3. There is a natural order to the acquisition of a language and it never corresponds to the grammar structure of our textbooks. We will know what the natural order is when students begin to understand and use what they have understood. The only thing we can do to foster this is to show up and deliver understandable messages in the language.
  4. Rules and grammar correction are only helpful when you know the rules, have time to apply them and are motivated to do so. I always know when students are ready for more grammar stuff. They start asking for it (not one or two, but most in the room).
  5. When stress levels go up, acquisition of the language goes down and vice versa.

Seeing is Believing
I have found over the years that Latin teachers who hear me talk about or read what I write about CI come away with knowledge about CI which they may or may not understand, but that is really not the same as seeing and experiencing language acquisition via CI. Hence, writing another article like this one is filled with complications. Given the wonders of digital media, I’d like to share some very short clips from two of my own classes and describe briefly these CI approaches.
Latin 1–Personal Questions and Answers; Circling, Point and Pause, SLOW
Video Clip #1 (This and the article’s other videos are hosted on Google Drive, but don’t require an account to view. We suggest opening in a separate window!)
In this clip, you see me working with a list of adverbs that are important contextual clues for verb tenses: hodie, heri, cras, mox, and cottidie. In CI work, the first order of business is establishing meaning, which I do both by the word list on the board with English equivalents and a talking explanation of them. My objective in this class is to circle the use of these words in the class with verbs that they already know (videre, habere, ludere, et al) and let them hear the change of tenses in the verbs as well. Within the 8 minutes of the clip, you see me establish meaning, do some personal questioning and answering with single students, circle that information back to the class as a whole, make use of point and pause when I use a new word, and really try to keep my language SLOW. These basic pieces of CI work can be used in dozens of configurations. In a follow up lesson, I put one word on the board–for instance heri–and ask them to tell me “quid accidit heri?” With each student’s response, we begin to paint a “one word picture.” When that one seems to be complete, I change the word to “cras.” We then create a new one word picture.
Latin 3–Popcorn Partner Reading; Read and Discuss
Video Clip #2
This is another example of mixing and matching CI approaches to achieve comprehension of a story. In the first clip, I am beginning the class by asking them to remember the characters, setting and problem of the story that we began on the previous class day. This is an excellent pre-reading experience because it allows them to move into their Latin brains before asking them to read in Latin. After several minutes of remembering these details together, students then partner up and read “popcorn style” meaning that the first partner reads a whole sentence or two and then his/her partner gives back the English meaning. Then, the second partner reads the next sentence in Latin and the first gives the English meaning. Rather than word for word translation, this is reading and checking comprehension that moves along in a quick manner. If the two of them cannot make out the meaning for something, they call me over for help.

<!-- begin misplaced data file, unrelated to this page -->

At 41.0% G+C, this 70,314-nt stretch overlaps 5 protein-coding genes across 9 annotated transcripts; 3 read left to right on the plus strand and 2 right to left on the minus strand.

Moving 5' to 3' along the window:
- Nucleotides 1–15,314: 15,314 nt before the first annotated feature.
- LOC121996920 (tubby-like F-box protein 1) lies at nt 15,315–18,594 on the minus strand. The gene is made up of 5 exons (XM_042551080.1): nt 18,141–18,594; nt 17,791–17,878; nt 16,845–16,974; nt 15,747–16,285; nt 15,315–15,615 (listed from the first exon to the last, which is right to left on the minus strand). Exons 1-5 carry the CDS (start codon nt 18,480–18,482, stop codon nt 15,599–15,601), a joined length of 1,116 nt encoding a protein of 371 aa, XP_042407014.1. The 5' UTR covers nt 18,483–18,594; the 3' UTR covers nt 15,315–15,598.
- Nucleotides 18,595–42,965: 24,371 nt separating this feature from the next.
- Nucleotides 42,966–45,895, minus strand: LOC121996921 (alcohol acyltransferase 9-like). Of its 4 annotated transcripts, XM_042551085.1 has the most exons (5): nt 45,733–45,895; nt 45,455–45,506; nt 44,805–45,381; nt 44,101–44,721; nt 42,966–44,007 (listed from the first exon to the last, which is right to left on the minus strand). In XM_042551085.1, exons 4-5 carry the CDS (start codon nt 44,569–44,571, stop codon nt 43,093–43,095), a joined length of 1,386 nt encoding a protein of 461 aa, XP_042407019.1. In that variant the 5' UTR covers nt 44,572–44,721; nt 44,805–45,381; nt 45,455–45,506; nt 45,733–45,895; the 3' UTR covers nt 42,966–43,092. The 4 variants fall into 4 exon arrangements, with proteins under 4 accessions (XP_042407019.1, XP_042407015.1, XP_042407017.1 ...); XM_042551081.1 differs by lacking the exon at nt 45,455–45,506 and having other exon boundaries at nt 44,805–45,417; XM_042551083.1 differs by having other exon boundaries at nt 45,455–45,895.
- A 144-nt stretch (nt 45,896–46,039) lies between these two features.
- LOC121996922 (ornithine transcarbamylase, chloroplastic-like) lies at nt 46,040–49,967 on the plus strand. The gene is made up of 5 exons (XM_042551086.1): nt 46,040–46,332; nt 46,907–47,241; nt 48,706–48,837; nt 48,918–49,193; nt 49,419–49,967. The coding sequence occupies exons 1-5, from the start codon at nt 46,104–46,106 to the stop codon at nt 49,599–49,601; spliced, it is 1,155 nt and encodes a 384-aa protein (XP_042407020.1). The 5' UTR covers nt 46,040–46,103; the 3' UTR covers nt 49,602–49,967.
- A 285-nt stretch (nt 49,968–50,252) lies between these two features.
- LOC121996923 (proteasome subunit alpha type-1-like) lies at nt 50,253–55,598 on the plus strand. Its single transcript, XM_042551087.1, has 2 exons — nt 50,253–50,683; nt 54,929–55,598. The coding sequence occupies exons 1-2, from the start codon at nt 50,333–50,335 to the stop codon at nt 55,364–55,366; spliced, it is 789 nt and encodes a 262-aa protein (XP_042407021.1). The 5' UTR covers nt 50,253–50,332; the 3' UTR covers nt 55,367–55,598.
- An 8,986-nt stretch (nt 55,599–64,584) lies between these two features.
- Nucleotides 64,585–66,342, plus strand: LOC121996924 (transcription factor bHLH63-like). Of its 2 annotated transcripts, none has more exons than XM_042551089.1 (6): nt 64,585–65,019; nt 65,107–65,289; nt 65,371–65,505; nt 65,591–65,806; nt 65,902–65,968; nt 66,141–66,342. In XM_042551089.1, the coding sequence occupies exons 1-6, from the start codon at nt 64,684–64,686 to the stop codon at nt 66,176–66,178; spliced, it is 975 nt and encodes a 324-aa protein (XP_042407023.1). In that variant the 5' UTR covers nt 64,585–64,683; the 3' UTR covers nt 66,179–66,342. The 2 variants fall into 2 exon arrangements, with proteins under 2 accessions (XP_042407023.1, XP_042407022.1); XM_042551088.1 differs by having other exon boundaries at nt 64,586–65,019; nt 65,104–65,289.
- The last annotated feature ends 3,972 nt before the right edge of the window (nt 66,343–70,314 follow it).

Video Clip #3
After partners have read a segment of the story, then we reconvene and I re-read and discuss what they have just read together. I ask questions about sections that I think may have been tricky. I sometimes state information incorrectly to see if they will correct me, which they most often do. Students repeatedly tell me in end of semester evaluations that R and D (read and discuss) is one of the most helpful things we do. Even though you only see a few minutes here, the entire class is conducted in Latin. You only hear English when I need to make an item more comprehensible. Sometimes, the surest way to deliver an understandable message in Latin is to quickly give the English equivalent and then return to Latin. For those who have been influenced by an immersion model, this seems sacrilegious, but I have found my willingness to do this essential to student progress.
My own early experience in Comprehensible Input left me thinking for quite some time that it was all about TPR and TPRS–that is, doing nothing but telling stories and making wild gestures. While physical gestures and storytelling are powerful ways to deliver understandable messages in the target language, what many in the CI field are learning is that there are dozens of ways to deliver understandable messages. One way may be a personal interview with a student in front of the class. Another way may be to elicit comments about a word. Another way may be a reading which we discuss together, one that is at least 90% readable from the beginning.* Another way may be to project a picture or scene about which students and teachers construct descriptions or stories. When the CI teacher discovers that by sheltering the amount of vocabulary that we give to students (general rule: no more than 4 new words in an hour’s class session) we do not have to shelter grammar, the teacher is immediately freed from the march through any textbook. Latin learning becomes about exploring the world of words along any theme that the teacher/students choose. When the teacher does choose to have students read something, it can be from any time period (appropriately embedded) or something written and discussed by the teacher and students together. This kind of Latin language learning is anything but dead.
The number of Latin teachers collaborating together to use CI and expand the varieties of ways to mix and match CI approaches is constantly increasing. We have seen this kind of activity on Latin Best Practices and as a result, the owners of LBP (of which I am one) have recently created a new website for storing and sharing the materials that CI Latin teachers are creating. It’s all free. The transition to a CI approach is not always smooth. Because it is based in the natural abilities of the human being to acquire language, the traditionally trained Latin teacher is challenged immediately to require new things of him/herself and not to require other things of students. Each teacher that I know could tell stories of the challenges. Many start and stop and start again. By sharing stories of success and struggle, we are all learning at a much faster rate than we ever did alone how to deliver this beloved language of ours to larger populations of students. This gives me much joy. I invite those who are (re) considering Comprehensible Input as their way of teaching Latin to enter the conversation. I don’t know of a single CI teacher who isn’t willing to share and help along those who are starting the journey.